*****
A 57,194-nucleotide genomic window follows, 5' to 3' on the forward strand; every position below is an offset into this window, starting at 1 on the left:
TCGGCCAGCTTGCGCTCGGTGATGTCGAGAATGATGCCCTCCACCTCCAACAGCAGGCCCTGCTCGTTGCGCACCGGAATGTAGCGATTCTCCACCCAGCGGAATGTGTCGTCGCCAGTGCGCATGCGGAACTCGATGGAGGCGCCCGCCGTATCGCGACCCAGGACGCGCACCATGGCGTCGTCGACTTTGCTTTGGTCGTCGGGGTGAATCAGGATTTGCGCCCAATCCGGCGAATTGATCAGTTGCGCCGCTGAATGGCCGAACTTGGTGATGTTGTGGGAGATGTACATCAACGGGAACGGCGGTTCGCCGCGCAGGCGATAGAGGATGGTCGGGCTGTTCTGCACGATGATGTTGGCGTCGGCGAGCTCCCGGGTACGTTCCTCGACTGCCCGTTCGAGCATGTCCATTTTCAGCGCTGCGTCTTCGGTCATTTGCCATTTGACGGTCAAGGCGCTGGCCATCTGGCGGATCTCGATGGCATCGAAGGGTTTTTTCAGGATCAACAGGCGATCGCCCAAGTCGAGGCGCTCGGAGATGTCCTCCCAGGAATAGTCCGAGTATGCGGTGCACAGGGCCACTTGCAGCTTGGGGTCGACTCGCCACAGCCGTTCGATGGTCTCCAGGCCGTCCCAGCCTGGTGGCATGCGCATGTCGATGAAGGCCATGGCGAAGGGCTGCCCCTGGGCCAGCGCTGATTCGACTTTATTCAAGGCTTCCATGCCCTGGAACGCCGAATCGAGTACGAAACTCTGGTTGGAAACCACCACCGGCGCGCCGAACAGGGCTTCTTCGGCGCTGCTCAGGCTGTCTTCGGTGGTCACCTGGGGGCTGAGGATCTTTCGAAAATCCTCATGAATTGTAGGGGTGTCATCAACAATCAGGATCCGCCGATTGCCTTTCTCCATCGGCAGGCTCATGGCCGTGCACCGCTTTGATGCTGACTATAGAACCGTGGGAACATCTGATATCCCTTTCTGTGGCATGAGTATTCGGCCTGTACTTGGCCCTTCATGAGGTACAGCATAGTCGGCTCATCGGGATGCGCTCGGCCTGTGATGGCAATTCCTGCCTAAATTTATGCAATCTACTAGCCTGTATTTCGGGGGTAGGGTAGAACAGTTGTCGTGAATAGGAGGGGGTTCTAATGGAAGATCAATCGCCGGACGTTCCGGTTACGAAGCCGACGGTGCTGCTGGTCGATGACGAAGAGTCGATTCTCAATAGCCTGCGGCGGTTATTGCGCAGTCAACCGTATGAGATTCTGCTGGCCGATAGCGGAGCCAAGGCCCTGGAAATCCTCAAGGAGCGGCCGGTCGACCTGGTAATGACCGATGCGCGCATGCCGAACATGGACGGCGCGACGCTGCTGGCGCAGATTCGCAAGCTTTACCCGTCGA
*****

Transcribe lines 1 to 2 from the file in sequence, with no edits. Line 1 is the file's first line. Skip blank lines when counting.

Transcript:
A 57,194-nucleotide genomic window follows, 5' to 3' on the forward strand; every position below is an offset into this window, starting at 1 on the left:
TCGGCCAGCTTGCGCTCGGTGATGTCGAGAATGATGCCCTCCACCTCCAACAGCAGGCCCTGCTCGTTGCGCACCGGAATGTAGCGATTCTCCACCCAGCGGAATGTGTCGTCGCCAGTGCGCATGCGGAACTCGATGGAGGCGCCCGCCGTATCGCGACCCAGGACGCGCACCATGGCGTCGTCGACTTTGCTTTGGTCGTCGGGGTGAATCAGGATTTGCGCCCAATCCGGCGAATTGATCAGTTGCGCCGCTGAATGGCCGAACTTGGTGATGTTGTGGGAGATGTACATCAACGGGAACGGCGGTTCGCCGCGCAGGCGATAGAGGATGGTCGGGCTGTTCTGCACGATGATGTTGGCGTCGGCGAGCTCCCGGGTACGTTCCTCGACTGCCCGTTCGAGCATGTCCATTTTCAGCGCTGCGTCTTCGGTCATTTGCCATTTGACGGTCAAGGCGCTGGCCATCTGGCGGATCTCGATGGCATCGAAGGGTTTTTTCAGGATCAACAGGCGATCGCCCAAGTCGAGGCGCTCGGAGATGTCCTCCCAGGAATAGTCCGAGTATGCGGTGCACAGGGCCACTTGCAGCTTGGGGTCGACTCGCCACAGCCGTTCGATGGTCTCCAGGCCGTCCCAGCCTGGTGGCATGCGCATGTCGATGAAGGCCATGGCGAAGGGCTGCCCCTGGGCCAGCGCTGATTCGACTTTATTCAAGGCTTCCATGCCCTGGAACGCCGAATCGAGTACGAAACTCTGGTTGGAAACCACCACCGGCGCGCCGAACAGGGCTTCTTCGGCGCTGCTCAGGCTGTCTTCGGTGGTCACCTGGGGGCTGAGGATCTTTCGAAAATCCTCATGAATTGTAGGGGTGTCATCAACAATCAGGATCCGCCGATTGCCTTTCTCCATCGGCAGGCTCATGGCCGTGCACCGCTTTGATGCTGACTATAGAACCGTGGGAACATCTGATATCCCTTTCTGTGGCATGAGTATTCGGCCTGTACTTGGCCCTTCATGAGGTACAGCATAGTCGGCTCATCGGGATGCGCTCGGCCTGTGATGGCAATTCCTGCCTAAATTTATGCAATCTACTAGCCTGTATTTCGGGGGTAGGGTAGAACAGTTGTCGTGAATAGGAGGGGGTTCTAATGGAAGATCAATCGCCGGACGTTCCGGTTACGAAGCCGACGGTGCTGCTGGTCGATGACGAAGAGTCGATTCTCAATAGCCTGCGGCGGTTATTGCGCAGTCAACCGTATGAGATTCTGCTGGCCGATAGCGGAGCCAAGGCCCTGGAAATCCTCAAGGAGCGGCCGGTCGACCTGGTAATGACCGATGCGCGCATGCCGAACATGGACGGCGCGACGCTGCTGGCGCAGATTCGCAAGCTTTACCCGTCGA